I’m feeling tired by the referendum. I feel like I should be excited – now is the moment, the final countdown – in a few days we will choose what country we want to live in. It’s an exciting time – a triumph of democracy, with unprecedented numbers feeling engaged in politics. It’s replaced weather as the number one topic of conversation. People are sharing their thoughts on matters from the economy to oil revenues to the NHS. We’re sussing out our collective priorities. Campaigners on both sides are giving up their time to chat to one another, share debates, inform undecided voters. Yeses and Nos bedeck windows, cars, lampposts and people.
It should be exhilarating.
But I’m tired. I’m tired of negativity, of sniping belittlements, of personal attacks. Neither the Yes or the No side have been blameless – people, online and in person, can be unpleasant and unfounded in their accusations. Nobody – on either side – is a traitor, for working to create the country they believe in. And whether you were born in Scotland, live here now, or simply care about the country and its people, you have a right to speak. Whether you have faith in the UK or in an independent Scotland, you’ll have your arguments. I won’t agree with them all – but I’ll disagree politely, or I’ll shrug and smile and wish you a pleasant day. I’ve seen a lot of that – online, at stalls, door-to-door. In fact, the majority of the political dialogue I have seen has been of this kind.
Yet I constantly see the Yes campaign – which I personally support, and of which I am a member– represented as a collection of malicious CyberNats and bullies at worst and idealistic naïve dreamers at best. And it makes me want to pull my hair out, really. Because involved in the Yes campaign are people who are inspired, passionate, intelligent and kind and who have – shocking as it may seem – thought this through. Economists, academics, manual workers, artists, lawyers, nurses, entrepreneurs, CEOs, shopkeepers – oh, the list goes on and on. We’re from all over the world as well – because while the Yes campaign has been portrayed as a scary nationalistic movement, in reality most people are just seeing an opportunity to make social change and to help build a better society. A glance at the #YesBecause hashtag on Twitter would tell you as much – a chat with a Yes friend or neighbour, a wander down to a local stall. The campaign is passionate, but from what I’ve seen, and experienced – in my long stretch as an undecided – it has been mostly polite.
I’m not saying that’s always so. Some people are dicks – and no doubt there are such people on both sides of the campaign, under the Saltire or the Union Flag. A few weeks ago, a pair of No campaigners at a stall reduced me to tears with their bullying behaviour. And sure, I need to grow a thicker skin – but I left that encounter feeling like hiding from the world, withdrawing from any political discussion (eating my cereal). I imagine I’m not alone in having felt that way through the campaign. And I’m sorry. I’m sorry that anyone has been bullied, or insulted, has been made to feel unwelcome, or stupid, or has wanted to hide away until after the Neverendum, hibernating through the winter of discontent.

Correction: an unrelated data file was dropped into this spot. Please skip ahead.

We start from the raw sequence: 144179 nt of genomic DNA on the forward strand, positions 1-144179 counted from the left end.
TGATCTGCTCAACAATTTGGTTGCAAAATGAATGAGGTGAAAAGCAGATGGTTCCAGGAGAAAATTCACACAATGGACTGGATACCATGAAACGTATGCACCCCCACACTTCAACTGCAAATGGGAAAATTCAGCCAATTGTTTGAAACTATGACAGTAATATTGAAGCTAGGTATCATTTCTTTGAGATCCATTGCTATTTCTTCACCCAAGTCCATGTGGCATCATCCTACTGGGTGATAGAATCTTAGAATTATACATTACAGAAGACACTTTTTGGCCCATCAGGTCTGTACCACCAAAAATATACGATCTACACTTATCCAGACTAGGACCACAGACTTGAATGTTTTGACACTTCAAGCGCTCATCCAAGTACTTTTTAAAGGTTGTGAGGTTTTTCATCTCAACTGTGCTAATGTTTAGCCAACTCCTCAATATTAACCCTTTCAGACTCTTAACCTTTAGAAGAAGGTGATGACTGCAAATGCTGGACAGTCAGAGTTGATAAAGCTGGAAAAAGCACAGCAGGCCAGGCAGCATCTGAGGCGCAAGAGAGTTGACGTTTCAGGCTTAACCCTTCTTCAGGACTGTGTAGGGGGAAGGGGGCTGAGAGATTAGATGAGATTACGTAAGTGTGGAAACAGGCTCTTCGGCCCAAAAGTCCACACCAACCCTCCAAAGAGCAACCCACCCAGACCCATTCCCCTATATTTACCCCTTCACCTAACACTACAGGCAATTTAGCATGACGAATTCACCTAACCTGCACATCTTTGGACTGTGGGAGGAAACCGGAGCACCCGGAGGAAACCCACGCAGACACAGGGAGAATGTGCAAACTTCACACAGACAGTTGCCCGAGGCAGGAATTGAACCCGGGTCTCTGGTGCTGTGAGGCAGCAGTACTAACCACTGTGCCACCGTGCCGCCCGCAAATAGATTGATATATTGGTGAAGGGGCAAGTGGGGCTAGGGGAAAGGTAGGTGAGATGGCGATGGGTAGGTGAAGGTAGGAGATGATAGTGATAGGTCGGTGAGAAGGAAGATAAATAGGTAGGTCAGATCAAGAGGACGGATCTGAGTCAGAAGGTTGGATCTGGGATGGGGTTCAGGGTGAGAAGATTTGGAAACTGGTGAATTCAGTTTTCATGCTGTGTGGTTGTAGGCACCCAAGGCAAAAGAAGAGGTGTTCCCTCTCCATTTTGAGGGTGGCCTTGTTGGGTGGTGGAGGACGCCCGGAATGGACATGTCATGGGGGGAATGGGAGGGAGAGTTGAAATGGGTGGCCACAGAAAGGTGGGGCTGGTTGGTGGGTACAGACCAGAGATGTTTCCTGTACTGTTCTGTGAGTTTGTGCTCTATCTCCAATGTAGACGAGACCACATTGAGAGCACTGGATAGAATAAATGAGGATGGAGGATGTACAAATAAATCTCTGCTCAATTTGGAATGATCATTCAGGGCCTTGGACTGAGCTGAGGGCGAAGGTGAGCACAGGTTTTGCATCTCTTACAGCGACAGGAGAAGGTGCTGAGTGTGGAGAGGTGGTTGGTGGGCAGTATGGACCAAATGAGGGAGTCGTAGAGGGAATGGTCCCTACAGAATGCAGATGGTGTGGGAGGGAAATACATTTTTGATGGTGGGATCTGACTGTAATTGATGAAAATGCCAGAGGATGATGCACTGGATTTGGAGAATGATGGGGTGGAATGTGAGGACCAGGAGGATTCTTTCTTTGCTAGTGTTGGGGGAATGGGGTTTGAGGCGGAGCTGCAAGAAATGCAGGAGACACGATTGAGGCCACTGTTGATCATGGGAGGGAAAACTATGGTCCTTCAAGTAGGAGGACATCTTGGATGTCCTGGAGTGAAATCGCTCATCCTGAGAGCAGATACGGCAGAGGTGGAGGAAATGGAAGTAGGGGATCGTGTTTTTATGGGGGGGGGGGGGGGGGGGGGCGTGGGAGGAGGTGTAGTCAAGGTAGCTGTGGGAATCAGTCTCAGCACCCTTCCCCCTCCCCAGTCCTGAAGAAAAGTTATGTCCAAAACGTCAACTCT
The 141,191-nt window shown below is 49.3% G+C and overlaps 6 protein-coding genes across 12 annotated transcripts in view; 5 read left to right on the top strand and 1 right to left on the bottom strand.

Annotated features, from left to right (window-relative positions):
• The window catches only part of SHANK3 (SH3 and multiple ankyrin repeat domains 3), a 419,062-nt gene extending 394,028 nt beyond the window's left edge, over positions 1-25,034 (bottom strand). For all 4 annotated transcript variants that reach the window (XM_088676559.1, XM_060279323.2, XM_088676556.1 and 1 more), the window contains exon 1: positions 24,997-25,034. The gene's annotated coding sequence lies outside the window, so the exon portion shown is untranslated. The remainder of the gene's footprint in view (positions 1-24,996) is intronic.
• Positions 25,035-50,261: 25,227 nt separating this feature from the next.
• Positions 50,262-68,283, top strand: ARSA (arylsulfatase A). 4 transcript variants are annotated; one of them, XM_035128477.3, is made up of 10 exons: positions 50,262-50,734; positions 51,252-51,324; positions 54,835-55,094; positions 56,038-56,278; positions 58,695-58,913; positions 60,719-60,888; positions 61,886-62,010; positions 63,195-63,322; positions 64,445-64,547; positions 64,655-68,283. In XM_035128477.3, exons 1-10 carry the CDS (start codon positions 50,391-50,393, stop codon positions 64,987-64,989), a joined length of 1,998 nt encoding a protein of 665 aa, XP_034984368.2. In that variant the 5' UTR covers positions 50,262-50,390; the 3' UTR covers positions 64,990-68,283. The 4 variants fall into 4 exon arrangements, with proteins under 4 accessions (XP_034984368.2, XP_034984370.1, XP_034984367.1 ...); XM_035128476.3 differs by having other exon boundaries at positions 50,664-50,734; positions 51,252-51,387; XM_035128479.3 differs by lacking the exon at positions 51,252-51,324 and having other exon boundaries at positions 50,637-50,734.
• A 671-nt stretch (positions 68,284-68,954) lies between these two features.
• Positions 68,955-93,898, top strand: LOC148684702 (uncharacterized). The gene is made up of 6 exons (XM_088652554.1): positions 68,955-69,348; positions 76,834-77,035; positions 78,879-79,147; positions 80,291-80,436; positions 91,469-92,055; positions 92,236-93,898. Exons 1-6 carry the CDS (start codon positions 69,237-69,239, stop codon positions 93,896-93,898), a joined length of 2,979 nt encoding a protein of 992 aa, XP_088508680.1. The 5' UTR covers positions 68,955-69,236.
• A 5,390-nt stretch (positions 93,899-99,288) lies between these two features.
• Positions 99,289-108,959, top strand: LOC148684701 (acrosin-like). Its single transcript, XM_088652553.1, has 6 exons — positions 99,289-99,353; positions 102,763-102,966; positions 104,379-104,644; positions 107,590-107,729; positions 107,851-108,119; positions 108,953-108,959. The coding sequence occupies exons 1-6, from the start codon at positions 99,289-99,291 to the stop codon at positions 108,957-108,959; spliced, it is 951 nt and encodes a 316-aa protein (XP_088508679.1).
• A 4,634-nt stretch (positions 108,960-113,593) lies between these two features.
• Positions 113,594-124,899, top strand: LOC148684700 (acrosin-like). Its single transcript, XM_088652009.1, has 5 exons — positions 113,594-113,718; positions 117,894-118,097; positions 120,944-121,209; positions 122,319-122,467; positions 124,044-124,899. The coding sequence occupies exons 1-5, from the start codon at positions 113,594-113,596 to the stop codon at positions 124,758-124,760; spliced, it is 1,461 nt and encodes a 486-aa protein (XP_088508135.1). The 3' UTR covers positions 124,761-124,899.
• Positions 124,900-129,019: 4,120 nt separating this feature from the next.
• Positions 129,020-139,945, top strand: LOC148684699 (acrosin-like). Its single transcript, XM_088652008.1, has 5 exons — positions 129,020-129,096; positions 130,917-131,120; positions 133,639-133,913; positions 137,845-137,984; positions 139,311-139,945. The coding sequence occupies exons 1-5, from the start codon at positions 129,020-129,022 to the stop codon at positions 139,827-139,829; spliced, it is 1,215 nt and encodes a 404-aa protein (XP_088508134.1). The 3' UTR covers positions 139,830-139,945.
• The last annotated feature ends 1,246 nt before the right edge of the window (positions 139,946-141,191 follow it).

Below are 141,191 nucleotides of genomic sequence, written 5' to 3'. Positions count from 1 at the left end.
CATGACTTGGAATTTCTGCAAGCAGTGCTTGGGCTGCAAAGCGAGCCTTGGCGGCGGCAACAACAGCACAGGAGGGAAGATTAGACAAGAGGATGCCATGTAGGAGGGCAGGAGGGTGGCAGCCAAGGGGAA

And here, now, I’d like to say sorry to any No voters or undecideds who have been made to feel that way by anyone in the Yes campaign. It’s awful to feel that way. Your opinion matters – whoever you are, wherever you are from, whatever you believe, you have a right to believe it. I am sorry. Sure, I’m just one person, and maybe I can’t speak for all the thousands of people involved. But you see, if I’m going to be lumped in as part of one huge homogenous mass, if the media and campaigners are going to rail against the Yes campaign as a collection of bullies and extreme nationalists and – frankly – dicks, then I feel like maybe, just this once, I can speak for the CyberNats. Because just because I sport a Yes twibbon on my profile photos, and because I’ll join in with debates online, it doesn’t mean I’m a rabid nationalist (genuinely, I don’t foam at the mouth or nothin!). It doesn’t stop me still being me – someone who tries to be nice to people, to listen, to find opportunities for kindness. Like a whole lot of other people – on both sides of this referendum debate.
So – friends, acquaintances, people in the twittersphere – I’d love to ask you to think before you generalise. Your experiences are valid – but recognise that for every person bullied by Team A, Team B has reduced another to tears, and both teams have their share of troublemakers. They also have their share of wonderful, caring people working hard for what they believe in. I’m not going to characterise all of Better Together as aggressors because I had the misfortune to encounter two bullies on an ego-trip. Maybe before posting sloppy generalisations you could think of a friend who is voting differently, and wonder whether they fit into your 140 character pigeon-hole. Chances are they don’t.
Come the 19th we’ll have to work together whichever way the vote goes. A little kindness and respect now may go some way towards helping with that.
Or that’s what I reckon…